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January 1, 2019 update
On the morning of 1 January, Japanese families put traditional New Year foods called “osechi” on their dining tables. Osechi is made up of several auspicious dishes symbolizing perfect health in the New Year, packed in multitiered boxes. All family members get together to eat the colourful and delicious osechi, with gratitude for the arrival of a new year and a wish for the family’s fitness and prosperity in the future.
In the world of Sado (Way of Tea), the first tea lesson in a year called “hatsu-gama” is an important observance in January. It is the year’s first tea making event only attended by insiders like the teacher and the students, with no external guests.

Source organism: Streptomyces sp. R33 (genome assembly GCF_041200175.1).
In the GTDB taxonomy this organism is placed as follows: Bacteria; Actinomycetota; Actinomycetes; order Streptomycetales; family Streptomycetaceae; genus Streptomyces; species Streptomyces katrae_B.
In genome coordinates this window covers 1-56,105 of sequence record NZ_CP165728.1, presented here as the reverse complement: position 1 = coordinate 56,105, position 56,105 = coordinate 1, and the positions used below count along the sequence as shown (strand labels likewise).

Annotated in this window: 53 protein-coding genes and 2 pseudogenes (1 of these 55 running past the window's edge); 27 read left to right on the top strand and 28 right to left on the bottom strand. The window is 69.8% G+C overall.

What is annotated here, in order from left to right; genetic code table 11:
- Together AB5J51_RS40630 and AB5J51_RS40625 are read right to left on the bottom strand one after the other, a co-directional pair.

Hatsu-gama is a formal Sado ceremony in which the participants taste kaiseki (tea ceremony cuisine) considered appropriate to the New Year, Japanese confectionery, and then tea, in an orderly sequence. It is a kind of New Year celebration in Sado. In a conciliatory mood, the students will sense the teacher’s will to urge them to study hard again this year, and brace themselves up.
Among many different Sado ceremonies throughout the four seasons, hatsu-gama is the one where disciples feel the freshness of the New Year and the joy of learning, as well as a sense of gratitude for the teacher and comrades.
January’s confectionery – Tokiwa Manju
The grass green filling will come out if you break up this winter-white manju (bun). It is just like grass sprouting inside the snow. This New Year confectionery tells us gently that spring is almost there.
Soka Nakaokubo, professor of the Omotesenke School